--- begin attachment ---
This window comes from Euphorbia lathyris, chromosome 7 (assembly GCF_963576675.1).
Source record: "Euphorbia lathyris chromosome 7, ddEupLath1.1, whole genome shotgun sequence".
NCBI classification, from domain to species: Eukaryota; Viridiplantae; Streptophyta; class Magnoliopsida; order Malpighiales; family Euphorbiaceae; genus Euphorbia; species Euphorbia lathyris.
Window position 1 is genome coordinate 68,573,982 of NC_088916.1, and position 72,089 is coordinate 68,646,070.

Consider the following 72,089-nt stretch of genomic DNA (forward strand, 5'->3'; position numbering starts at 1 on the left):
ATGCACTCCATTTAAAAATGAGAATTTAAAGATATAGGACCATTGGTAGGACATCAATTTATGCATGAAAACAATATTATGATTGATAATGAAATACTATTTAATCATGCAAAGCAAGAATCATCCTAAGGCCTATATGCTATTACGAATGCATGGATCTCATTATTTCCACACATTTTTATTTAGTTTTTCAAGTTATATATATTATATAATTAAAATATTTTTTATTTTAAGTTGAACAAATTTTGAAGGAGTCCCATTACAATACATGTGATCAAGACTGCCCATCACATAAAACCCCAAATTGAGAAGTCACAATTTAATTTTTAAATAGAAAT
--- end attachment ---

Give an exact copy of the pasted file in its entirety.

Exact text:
This window comes from Euphorbia lathyris, chromosome 7 (assembly GCF_963576675.1).
Source record: "Euphorbia lathyris chromosome 7, ddEupLath1.1, whole genome shotgun sequence".
NCBI classification, from domain to species: Eukaryota; Viridiplantae; Streptophyta; class Magnoliopsida; order Malpighiales; family Euphorbiaceae; genus Euphorbia; species Euphorbia lathyris.
Window position 1 is genome coordinate 68,573,982 of NC_088916.1, and position 72,089 is coordinate 68,646,070.

Consider the following 72,089-nt stretch of genomic DNA (forward strand, 5'->3'; position numbering starts at 1 on the left):
ATGCACTCCATTTAAAAATGAGAATTTAAAGATATAGGACCATTGGTAGGACATCAATTTATGCATGAAAACAATATTATGATTGATAATGAAATACTATTTAATCATGCAAAGCAAGAATCATCCTAAGGCCTATATGCTATTACGAATGCATGGATCTCATTATTTCCACACATTTTTATTTAGTTTTTCAAGTTATATATATTATATAATTAAAATATTTTTTATTTTAAGTTGAACAAATTTTGAAGGAGTCCCATTACAATACATGTGATCAAGACTGCCCATCACATAAAACCCCAAATTGAGAAGTCACAATTTAATTTTTAAATAGAAAT